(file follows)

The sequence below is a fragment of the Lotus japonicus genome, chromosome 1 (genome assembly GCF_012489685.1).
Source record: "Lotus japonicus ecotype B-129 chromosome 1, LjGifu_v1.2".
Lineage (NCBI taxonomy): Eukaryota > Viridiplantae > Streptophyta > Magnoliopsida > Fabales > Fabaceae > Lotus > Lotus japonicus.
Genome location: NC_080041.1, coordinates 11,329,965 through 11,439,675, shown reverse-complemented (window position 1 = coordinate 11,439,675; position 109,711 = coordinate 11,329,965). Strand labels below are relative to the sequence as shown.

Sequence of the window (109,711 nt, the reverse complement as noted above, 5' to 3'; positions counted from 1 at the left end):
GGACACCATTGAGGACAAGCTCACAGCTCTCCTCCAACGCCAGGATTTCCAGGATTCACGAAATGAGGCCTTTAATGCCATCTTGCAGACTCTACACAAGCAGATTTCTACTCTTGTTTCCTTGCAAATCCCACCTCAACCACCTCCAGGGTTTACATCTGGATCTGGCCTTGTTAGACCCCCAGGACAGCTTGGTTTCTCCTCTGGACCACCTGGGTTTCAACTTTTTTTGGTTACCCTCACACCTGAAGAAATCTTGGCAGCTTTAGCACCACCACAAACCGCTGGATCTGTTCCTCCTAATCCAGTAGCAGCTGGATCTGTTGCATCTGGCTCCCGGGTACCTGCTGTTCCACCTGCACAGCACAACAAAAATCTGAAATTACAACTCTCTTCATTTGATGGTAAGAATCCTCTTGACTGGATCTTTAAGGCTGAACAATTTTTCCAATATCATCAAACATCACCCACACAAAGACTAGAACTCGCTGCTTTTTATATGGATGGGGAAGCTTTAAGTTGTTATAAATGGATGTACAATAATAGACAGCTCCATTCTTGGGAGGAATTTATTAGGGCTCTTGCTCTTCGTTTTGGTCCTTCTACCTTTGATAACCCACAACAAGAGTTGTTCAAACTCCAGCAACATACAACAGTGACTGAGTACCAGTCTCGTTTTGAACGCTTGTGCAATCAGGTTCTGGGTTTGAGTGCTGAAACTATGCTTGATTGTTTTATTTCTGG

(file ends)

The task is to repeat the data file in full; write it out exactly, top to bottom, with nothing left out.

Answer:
The sequence below is a fragment of the Lotus japonicus genome, chromosome 1 (genome assembly GCF_012489685.1).
Source record: "Lotus japonicus ecotype B-129 chromosome 1, LjGifu_v1.2".
Lineage (NCBI taxonomy): Eukaryota > Viridiplantae > Streptophyta > Magnoliopsida > Fabales > Fabaceae > Lotus > Lotus japonicus.
Genome location: NC_080041.1, coordinates 11,329,965 through 11,439,675, shown reverse-complemented (window position 1 = coordinate 11,439,675; position 109,711 = coordinate 11,329,965). Strand labels below are relative to the sequence as shown.

Sequence of the window (109,711 nt, the reverse complement as noted above, 5' to 3'; positions counted from 1 at the left end):
GGACACCATTGAGGACAAGCTCACAGCTCTCCTCCAACGCCAGGATTTCCAGGATTCACGAAATGAGGCCTTTAATGCCATCTTGCAGACTCTACACAAGCAGATTTCTACTCTTGTTTCCTTGCAAATCCCACCTCAACCACCTCCAGGGTTTACATCTGGATCTGGCCTTGTTAGACCCCCAGGACAGCTTGGTTTCTCCTCTGGACCACCTGGGTTTCAACTTTTTTTGGTTACCCTCACACCTGAAGAAATCTTGGCAGCTTTAGCACCACCACAAACCGCTGGATCTGTTCCTCCTAATCCAGTAGCAGCTGGATCTGTTGCATCTGGCTCCCGGGTACCTGCTGTTCCACCTGCACAGCACAACAAAAATCTGAAATTACAACTCTCTTCATTTGATGGTAAGAATCCTCTTGACTGGATCTTTAAGGCTGAACAATTTTTCCAATATCATCAAACATCACCCACACAAAGACTAGAACTCGCTGCTTTTTATATGGATGGGGAAGCTTTAAGTTGTTATAAATGGATGTACAATAATAGACAGCTCCATTCTTGGGAGGAATTTATTAGGGCTCTTGCTCTTCGTTTTGGTCCTTCTACCTTTGATAACCCACAACAAGAGTTGTTCAAACTCCAGCAACATACAACAGTGACTGAGTACCAGTCTCGTTTTGAACGCTTGTGCAATCAGGTTCTGGGTTTGAGTGCTGAAACTATGCTTGATTGTTTTATTTCTGG